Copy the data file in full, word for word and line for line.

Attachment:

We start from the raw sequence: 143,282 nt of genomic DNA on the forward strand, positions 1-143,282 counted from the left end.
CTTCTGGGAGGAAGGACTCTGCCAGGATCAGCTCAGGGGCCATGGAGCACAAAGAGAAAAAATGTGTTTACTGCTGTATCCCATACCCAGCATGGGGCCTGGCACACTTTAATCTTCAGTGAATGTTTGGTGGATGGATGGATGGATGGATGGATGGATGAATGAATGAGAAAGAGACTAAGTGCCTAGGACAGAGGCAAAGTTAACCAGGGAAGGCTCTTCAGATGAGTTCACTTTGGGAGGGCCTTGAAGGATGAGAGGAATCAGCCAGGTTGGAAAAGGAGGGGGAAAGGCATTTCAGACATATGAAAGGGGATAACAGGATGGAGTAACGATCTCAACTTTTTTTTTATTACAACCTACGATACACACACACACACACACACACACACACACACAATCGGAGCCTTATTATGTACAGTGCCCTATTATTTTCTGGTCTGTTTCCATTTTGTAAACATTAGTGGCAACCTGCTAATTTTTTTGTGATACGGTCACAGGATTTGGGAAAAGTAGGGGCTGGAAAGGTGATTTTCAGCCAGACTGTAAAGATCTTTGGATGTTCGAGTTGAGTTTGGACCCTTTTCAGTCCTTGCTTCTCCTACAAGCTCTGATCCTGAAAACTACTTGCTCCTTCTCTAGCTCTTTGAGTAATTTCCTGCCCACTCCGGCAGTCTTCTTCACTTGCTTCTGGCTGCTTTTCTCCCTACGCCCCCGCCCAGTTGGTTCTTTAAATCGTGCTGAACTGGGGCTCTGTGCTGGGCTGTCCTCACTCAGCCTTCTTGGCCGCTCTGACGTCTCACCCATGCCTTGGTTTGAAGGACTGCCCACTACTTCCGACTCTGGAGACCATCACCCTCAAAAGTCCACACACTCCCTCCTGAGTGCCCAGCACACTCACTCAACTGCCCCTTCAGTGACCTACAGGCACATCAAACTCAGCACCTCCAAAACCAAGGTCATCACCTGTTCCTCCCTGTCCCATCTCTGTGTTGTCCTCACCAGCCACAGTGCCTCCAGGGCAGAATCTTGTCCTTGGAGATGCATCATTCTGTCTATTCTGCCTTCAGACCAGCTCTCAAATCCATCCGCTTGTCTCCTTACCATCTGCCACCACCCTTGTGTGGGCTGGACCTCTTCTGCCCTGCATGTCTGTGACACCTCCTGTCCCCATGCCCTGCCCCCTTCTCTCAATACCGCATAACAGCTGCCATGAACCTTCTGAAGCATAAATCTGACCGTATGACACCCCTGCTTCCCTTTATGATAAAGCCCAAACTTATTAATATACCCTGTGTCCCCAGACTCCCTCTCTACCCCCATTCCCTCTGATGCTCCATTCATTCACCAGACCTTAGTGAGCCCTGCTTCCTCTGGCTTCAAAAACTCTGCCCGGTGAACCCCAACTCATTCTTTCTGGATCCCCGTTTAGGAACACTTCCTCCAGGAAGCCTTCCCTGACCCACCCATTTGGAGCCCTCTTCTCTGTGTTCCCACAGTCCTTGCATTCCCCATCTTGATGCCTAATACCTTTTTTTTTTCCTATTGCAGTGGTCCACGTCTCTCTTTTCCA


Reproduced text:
We start from the raw sequence: 143,282 nt of genomic DNA on the forward strand, positions 1-143,282 counted from the left end.
CTTCTGGGAGGAAGGACTCTGCCAGGATCAGCTCAGGGGCCATGGAGCACAAAGAGAAAAAATGTGTTTACTGCTGTATCCCATACCCAGCATGGGGCCTGGCACACTTTAATCTTCAGTGAATGTTTGGTGGATGGATGGATGGATGGATGGATGGATGAATGAATGAGAAAGAGACTAAGTGCCTAGGACAGAGGCAAAGTTAACCAGGGAAGGCTCTTCAGATGAGTTCACTTTGGGAGGGCCTTGAAGGATGAGAGGAATCAGCCAGGTTGGAAAAGGAGGGGGAAAGGCATTTCAGACATATGAAAGGGGATAACAGGATGGAGTAACGATCTCAACTTTTTTTTTATTACAACCTACGATACACACACACACACACACACACACACACACACAATCGGAGCCTTATTATGTACAGTGCCCTATTATTTTCTGGTCTGTTTCCATTTTGTAAACATTAGTGGCAACCTGCTAATTTTTTTGTGATACGGTCACAGGATTTGGGAAAAGTAGGGGCTGGAAAGGTGATTTTCAGCCAGACTGTAAAGATCTTTGGATGTTCGAGTTGAGTTTGGACCCTTTTCAGTCCTTGCTTCTCCTACAAGCTCTGATCCTGAAAACTACTTGCTCCTTCTCTAGCTCTTTGAGTAATTTCCTGCCCACTCCGGCAGTCTTCTTCACTTGCTTCTGGCTGCTTTTCTCCCTACGCCCCCGCCCAGTTGGTTCTTTAAATCGTGCTGAACTGGGGCTCTGTGCTGGGCTGTCCTCACTCAGCCTTCTTGGCCGCTCTGACGTCTCACCCATGCCTTGGTTTGAAGGACTGCCCACTACTTCCGACTCTGGAGACCATCACCCTCAAAAGTCCACACACTCCCTCCTGAGTGCCCAGCACACTCACTCAACTGCCCCTTCAGTGACCTACAGGCACATCAAACTCAGCACCTCCAAAACCAAGGTCATCACCTGTTCCTCCCTGTCCCATCTCTGTGTTGTCCTCACCAGCCACAGTGCCTCCAGGGCAGAATCTTGTCCTTGGAGATGCATCATTCTGTCTATTCTGCCTTCAGACCAGCTCTCAAATCCATCCGCTTGTCTCCTTACCATCTGCCACCACCCTTGTGTGGGCTGGACCTCTTCTGCCCTGCATGTCTGTGACACCTCCTGTCCCCATGCCCTGCCCCCTTCTCTCAATACCGCATAACAGCTGCCATGAACCTTCTGAAGCATAAATCTGACCGTATGACACCCCTGCTTCCCTTTATGATAAAGCCCAAACTTATTAATATACCCTGTGTCCCCAGACTCCCTCTCTACCCCCATTCCCTCTGATGCTCCATTCATTCACCAGACCTTAGTGAGCCCTGCTTCCTCTGGCTTCAAAAACTCTGCCCGGTGAACCCCAACTCATTCTTTCTGGATCCCCGTTTAGGAACACTTCCTCCAGGAAGCCTTCCCTGACCCACCCATTTGGAGCCCTCTTCTCTGTGTTCCCACAGTCCTTGCATTCCCCATCTTGATGCCTAATACCTTTTTTTTTTCCTATTGCAGTGGTCCACGTCTCTCTTTTCCA